private static readonly string FullAppPath;

    static AudioProcessor()
        var platform = DetectPlatform();
        var architecture = Detect64or32Bits();

        FullAppPath = Path.combine(platform, architecture, AppName);

Nothing fancy here. Just good ol' fashioned classes.


P/Invoke is a bit trickier. The bottom line is that you need to ensure the right version of the native library is loaded. On windows you would P/Invoke SetDllDirectory(). Different platforms may not need that step. So this is where things can get messy. You may need to use #if statements to control which call is used to control resolving your library path--particularly if you are including it in your distribution package.

Linking to completely different platform dependent libraries

The old school multi-targeting approach may be useful here. However it does come with a lot of ugliness. In the days where some projects attempted to have the same DLL target Silverlight, WPF, and potentially UAP, you would have to compile the application multiple times with different compilation tags. The challenge with each of the platforms above is that while they share the same concepts, the platforms are sufficiently different that you have to work around those differences. This is where we get into the hell of #if.

This approach also requires hand editing the .csproj file to handle platform dependent references. Since your .csproj file is an MSBuild file, it's entirely possible to do in a known and predictable manner.

#if hell

You can turn on and off sections of code using #if statements so it is effective at handling the minor differences between the applications. On the surface it sounds like a good idea. I even used it as a means to turn on and off bounding box visualization to debug drawing code.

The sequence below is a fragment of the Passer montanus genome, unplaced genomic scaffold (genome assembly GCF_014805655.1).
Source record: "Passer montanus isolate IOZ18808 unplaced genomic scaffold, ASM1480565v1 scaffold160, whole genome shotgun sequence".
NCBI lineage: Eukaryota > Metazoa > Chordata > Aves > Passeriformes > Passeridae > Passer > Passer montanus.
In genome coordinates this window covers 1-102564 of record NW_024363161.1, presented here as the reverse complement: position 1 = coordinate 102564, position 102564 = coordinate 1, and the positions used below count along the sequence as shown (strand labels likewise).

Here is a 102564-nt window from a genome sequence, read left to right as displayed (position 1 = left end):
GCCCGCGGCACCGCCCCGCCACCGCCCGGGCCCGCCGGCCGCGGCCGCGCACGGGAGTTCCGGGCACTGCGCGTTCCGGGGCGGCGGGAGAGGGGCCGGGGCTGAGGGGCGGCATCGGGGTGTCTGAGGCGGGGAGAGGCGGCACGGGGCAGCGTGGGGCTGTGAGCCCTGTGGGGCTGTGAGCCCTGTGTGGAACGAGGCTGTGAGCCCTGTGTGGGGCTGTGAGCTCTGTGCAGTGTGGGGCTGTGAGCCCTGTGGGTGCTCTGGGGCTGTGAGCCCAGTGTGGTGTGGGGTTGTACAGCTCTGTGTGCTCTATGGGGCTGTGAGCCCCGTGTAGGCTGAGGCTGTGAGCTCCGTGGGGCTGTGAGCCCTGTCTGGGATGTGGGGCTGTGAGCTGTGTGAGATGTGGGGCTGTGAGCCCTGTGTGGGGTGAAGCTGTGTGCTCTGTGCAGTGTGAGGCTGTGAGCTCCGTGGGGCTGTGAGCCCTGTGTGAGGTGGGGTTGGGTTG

The number 1 problem with #if is that none of the code that is turned off is evaluated by the parser. You may have latent syntax errors, or worse, logic errors waiting for you to recompile the library. This becomes even more problematic with refactoring code. Something as simple as renaming a method or changing the order of parameters would normally be handled OK, but because the parser never evaluates anything turned off by the #if statement you suddenly have broken code that you won't see until you recompile.

All of my debug code that was written in that manner had to be rewritten after a series of refactorings broke it. During the rewrite, I used a global config class to turn on and off those features. That made it refactor tool proof, but such a solution doesn't help when the API is completely different.

My preferred method

My preferred method, based on many painful lessons learned, and even based on Microsoft's own example, is to use multiple assemblies.

One core NetStandard assembly would define all the interfaces and contain all the common code. The platform dependent implementations would be in a separate assembly that would add features when included.

This approach is exemplified by the new Configuration API and the current Identity architecture. As you need more specific integrations, you simply add those new assemblies. Those assemblies also provide extension functions to incorporate itself into your set up. If you are using a dependency injection approach, those extension methods allow the library to register it's services.

This is about the only way I know of to avoid #if hell, and satisfy a substantially different environment.